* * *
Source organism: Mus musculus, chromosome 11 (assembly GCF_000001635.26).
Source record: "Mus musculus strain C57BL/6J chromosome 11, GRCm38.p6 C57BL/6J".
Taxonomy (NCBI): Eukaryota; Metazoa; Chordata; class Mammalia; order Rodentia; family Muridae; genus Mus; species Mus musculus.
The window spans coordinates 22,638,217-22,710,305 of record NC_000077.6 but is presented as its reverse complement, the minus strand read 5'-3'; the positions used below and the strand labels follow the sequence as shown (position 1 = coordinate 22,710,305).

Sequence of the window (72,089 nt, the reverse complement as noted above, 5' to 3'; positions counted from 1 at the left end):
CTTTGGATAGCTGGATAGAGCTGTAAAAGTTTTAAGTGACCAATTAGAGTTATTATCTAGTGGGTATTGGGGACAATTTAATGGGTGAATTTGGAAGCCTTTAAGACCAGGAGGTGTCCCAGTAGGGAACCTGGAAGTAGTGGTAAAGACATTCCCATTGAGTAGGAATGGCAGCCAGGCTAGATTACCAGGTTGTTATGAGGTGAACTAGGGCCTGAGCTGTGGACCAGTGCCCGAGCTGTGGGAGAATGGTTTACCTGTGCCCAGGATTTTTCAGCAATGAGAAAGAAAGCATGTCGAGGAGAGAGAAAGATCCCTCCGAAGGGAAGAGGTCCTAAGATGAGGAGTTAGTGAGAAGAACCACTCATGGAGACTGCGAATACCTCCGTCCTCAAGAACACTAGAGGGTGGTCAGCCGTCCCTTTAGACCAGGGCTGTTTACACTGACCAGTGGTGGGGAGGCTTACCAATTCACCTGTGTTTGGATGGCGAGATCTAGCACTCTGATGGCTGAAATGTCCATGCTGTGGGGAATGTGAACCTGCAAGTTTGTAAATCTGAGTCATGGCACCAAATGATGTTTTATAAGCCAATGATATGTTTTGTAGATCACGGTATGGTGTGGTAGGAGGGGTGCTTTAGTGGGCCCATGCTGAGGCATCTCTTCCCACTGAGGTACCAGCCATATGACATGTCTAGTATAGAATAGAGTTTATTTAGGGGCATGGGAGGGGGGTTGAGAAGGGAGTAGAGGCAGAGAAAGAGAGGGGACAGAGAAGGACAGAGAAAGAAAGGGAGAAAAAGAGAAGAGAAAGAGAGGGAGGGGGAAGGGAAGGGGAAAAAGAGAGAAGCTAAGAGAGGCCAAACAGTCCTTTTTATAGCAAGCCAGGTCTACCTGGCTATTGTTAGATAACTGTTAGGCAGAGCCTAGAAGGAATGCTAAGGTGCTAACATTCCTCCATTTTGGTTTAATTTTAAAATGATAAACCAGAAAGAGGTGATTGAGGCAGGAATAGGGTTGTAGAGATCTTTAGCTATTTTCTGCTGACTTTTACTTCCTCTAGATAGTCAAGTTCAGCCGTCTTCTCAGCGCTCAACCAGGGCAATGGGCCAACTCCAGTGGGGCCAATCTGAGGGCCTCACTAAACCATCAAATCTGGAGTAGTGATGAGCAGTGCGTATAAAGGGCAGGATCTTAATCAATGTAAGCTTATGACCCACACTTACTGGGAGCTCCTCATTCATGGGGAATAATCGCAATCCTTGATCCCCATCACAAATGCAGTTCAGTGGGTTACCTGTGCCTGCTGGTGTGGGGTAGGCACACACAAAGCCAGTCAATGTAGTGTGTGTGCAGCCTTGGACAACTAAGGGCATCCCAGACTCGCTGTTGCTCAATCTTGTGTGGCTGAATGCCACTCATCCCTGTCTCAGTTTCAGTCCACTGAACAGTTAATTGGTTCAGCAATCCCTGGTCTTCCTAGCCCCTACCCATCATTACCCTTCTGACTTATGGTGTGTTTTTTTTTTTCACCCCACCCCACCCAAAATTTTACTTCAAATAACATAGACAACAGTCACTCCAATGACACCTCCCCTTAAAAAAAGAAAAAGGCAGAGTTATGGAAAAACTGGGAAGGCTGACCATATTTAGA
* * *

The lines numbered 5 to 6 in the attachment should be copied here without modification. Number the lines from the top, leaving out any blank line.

Sequence of the window (72,089 nt, the reverse complement as noted above, 5' to 3'; positions counted from 1 at the left end):
CTTTGGATAGCTGGATAGAGCTGTAAAAGTTTTAAGTGACCAATTAGAGTTATTATCTAGTGGGTATTGGGGACAATTTAATGGGTGAATTTGGAAGCCTTTAAGACCAGGAGGTGTCCCAGTAGGGAACCTGGAAGTAGTGGTAAAGACATTCCCATTGAGTAGGAATGGCAGCCAGGCTAGATTACCAGGTTGTTATGAGGTGAACTAGGGCCTGAGCTGTGGACCAGTGCCCGAGCTGTGGGAGAATGGTTTACCTGTGCCCAGGATTTTTCAGCAATGAGAAAGAAAGCATGTCGAGGAGAGAGAAAGATCCCTCCGAAGGGAAGAGGTCCTAAGATGAGGAGTTAGTGAGAAGAACCACTCATGGAGACTGCGAATACCTCCGTCCTCAAGAACACTAGAGGGTGGTCAGCCGTCCCTTTAGACCAGGGCTGTTTACACTGACCAGTGGTGGGGAGGCTTACCAATTCACCTGTGTTTGGATGGCGAGATCTAGCACTCTGATGGCTGAAATGTCCATGCTGTGGGGAATGTGAACCTGCAAGTTTGTAAATCTGAGTCATGGCACCAAATGATGTTTTATAAGCCAATGATATGTTTTGTAGATCACGGTATGGTGTGGTAGGAGGGGTGCTTTAGTGGGCCCATGCTGAGGCATCTCTTCCCACTGAGGTACCAGCCATATGACATGTCTAGTATAGAATAGAGTTTATTTAGGGGCATGGGAGGGGGGTTGAGAAGGGAGTAGAGGCAGAGAAAGAGAGGGGACAGAGAAGGACAGAGAAAGAAAGGGAGAAAAAGAGAAGAGAAAGAGAGGGAGGGGGAAGGGAAGGGGAAAAAGAGAGAAGCTAAGAGAGGCCAAACAGTCCTTTTTATAGCAAGCCAGGTCTACCTGGCTATTGTTAGATAACTGTTAGGCAGAGCCTAGAAGGAATGCTAAGGTGCTAACATTCCTCCATTTTGGTTTAATTTTAAAATGATAAACCAGAAAGAGGTGATTGAGGCAGGAATAGGGTTGTAGAGATCTTTAGCTATTTTCTGCTGACTTTTACTTCCTCTAGATAGTCAAGTTCAGCCGTCTTCTCAGCGCTCAACCAGGGCAATGGGCCAACTCCAGTGGGGCCAATCTGAGGGCCTCACTAAACCATCAAATCTGGAGTAGTGATGAGCAGTGCGTATAAAGGGCAGGATCTTAATCAATGTAAGCTTATGACCCACACTTACTGGGAGCTCCTCATTCATGGGGAATAATCGCAATCCTTGATCCCCATCACAAATGCAGTTCAGTGGGTTACCTGTGCCTGCTGGTGTGGGGTAGGCACACACAAAGCCAGTCAATGTAGTGTGTGTGCAGCCTTGGACAACTAAGGGCATCCCAGACTCGCTGTTGCTCAATCTTGTGTGGCTGAATGCCACTCATCCCTGTCTCAGTTTCAGTCCACTGAACAGTTAATTGGTTCAGCAATCCCTGGTCTTCCTAGCCCCTACCCATCATTACCCTTCTGACTTATGGTGTGTTTTTTTTTTTCACCCCACCCCACCCAAAATTTTACTTCAAATAACATAGACAACAGTCACTCCAATGACACCTCCCCTTAAAAAAAGAAAAAGGCAGAGTTATGGAAAAACTGGGAAGGCTGACCATATTTAGA